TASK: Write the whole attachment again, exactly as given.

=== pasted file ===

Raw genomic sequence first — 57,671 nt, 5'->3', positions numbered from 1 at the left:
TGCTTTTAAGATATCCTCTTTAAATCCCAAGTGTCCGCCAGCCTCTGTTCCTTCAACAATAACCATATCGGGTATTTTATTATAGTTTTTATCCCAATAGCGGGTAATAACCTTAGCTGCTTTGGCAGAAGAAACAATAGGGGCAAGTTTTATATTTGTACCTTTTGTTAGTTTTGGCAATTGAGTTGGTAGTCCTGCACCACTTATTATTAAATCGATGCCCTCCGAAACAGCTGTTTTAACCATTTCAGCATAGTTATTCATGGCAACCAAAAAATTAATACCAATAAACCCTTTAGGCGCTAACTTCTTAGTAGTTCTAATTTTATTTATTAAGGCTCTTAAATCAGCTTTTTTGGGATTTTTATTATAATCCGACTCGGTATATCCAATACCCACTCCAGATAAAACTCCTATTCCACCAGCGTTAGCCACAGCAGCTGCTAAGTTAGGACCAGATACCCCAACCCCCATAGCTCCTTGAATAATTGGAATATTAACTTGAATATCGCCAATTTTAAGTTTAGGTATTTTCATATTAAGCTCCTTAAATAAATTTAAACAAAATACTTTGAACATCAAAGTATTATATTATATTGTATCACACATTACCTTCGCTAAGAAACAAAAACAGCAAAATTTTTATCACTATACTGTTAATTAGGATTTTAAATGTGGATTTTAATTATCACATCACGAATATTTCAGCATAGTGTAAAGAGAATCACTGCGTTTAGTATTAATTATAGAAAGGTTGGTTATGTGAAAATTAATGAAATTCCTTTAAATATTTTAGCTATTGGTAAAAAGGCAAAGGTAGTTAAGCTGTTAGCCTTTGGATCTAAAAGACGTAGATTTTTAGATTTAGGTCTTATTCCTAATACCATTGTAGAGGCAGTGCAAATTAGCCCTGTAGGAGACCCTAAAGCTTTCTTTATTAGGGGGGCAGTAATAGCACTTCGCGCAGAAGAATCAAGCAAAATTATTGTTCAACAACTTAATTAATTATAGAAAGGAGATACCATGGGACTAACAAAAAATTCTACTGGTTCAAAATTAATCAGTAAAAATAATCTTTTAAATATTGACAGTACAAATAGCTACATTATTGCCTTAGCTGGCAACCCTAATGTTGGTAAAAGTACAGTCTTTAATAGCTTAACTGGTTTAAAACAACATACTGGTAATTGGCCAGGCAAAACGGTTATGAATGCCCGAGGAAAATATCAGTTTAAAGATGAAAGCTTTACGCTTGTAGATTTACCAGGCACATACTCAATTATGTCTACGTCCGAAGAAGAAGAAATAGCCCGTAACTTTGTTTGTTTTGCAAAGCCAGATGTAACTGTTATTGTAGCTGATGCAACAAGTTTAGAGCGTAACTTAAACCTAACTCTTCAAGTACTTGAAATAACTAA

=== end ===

Raw genomic sequence first — 57,671 nt, 5'->3', positions numbered from 1 at the left:
TGCTTTTAAGATATCCTCTTTAAATCCCAAGTGTCCGCCAGCCTCTGTTCCTTCAACAATAACCATATCGGGTATTTTATTATAGTTTTTATCCCAATAGCGGGTAATAACCTTAGCTGCTTTGGCAGAAGAAACAATAGGGGCAAGTTTTATATTTGTACCTTTTGTTAGTTTTGGCAATTGAGTTGGTAGTCCTGCACCACTTATTATTAAATCGATGCCCTCCGAAACAGCTGTTTTAACCATTTCAGCATAGTTATTCATGGCAACCAAAAAATTAATACCAATAAACCCTTTAGGCGCTAACTTCTTAGTAGTTCTAATTTTATTTATTAAGGCTCTTAAATCAGCTTTTTTGGGATTTTTATTATAATCCGACTCGGTATATCCAATACCCACTCCAGATAAAACTCCTATTCCACCAGCGTTAGCCACAGCAGCTGCTAAGTTAGGACCAGATACCCCAACCCCCATAGCTCCTTGAATAATTGGAATATTAACTTGAATATCGCCAATTTTAAGTTTAGGTATTTTCATATTAAGCTCCTTAAATAAATTTAAACAAAATACTTTGAACATCAAAGTATTATATTATATTGTATCACACATTACCTTCGCTAAGAAACAAAAACAGCAAAATTTTTATCACTATACTGTTAATTAGGATTTTAAATGTGGATTTTAATTATCACATCACGAATATTTCAGCATAGTGTAAAGAGAATCACTGCGTTTAGTATTAATTATAGAAAGGTTGGTTATGTGAAAATTAATGAAATTCCTTTAAATATTTTAGCTATTGGTAAAAAGGCAAAGGTAGTTAAGCTGTTAGCCTTTGGATCTAAAAGACGTAGATTTTTAGATTTAGGTCTTATTCCTAATACCATTGTAGAGGCAGTGCAAATTAGCCCTGTAGGAGACCCTAAAGCTTTCTTTATTAGGGGGGCAGTAATAGCACTTCGCGCAGAAGAATCAAGCAAAATTATTGTTCAACAACTTAATTAATTATAGAAAGGAGATACCATGGGACTAACAAAAAATTCTACTGGTTCAAAATTAATCAGTAAAAATAATCTTTTAAATATTGACAGTACAAATAGCTACATTATTGCCTTAGCTGGCAACCCTAATGTTGGTAAAAGTACAGTCTTTAATAGCTTAACTGGTTTAAAACAACATACTGGTAATTGGCCAGGCAAAACGGTTATGAATGCCCGAGGAAAATATCAGTTTAAAGATGAAAGCTTTACGCTTGTAGATTTACCAGGCACATACTCAATTATGTCTACGTCCGAAGAAGAAGAAATAGCCCGTAACTTTGTTTGTTTTGCAAAGCCAGATGTAACTGTTATTGTAGCTGATGCAACAAGTTTAGAGCGTAACTTAAACCTAACTCTTCAAGTACTTGAAATAACTAA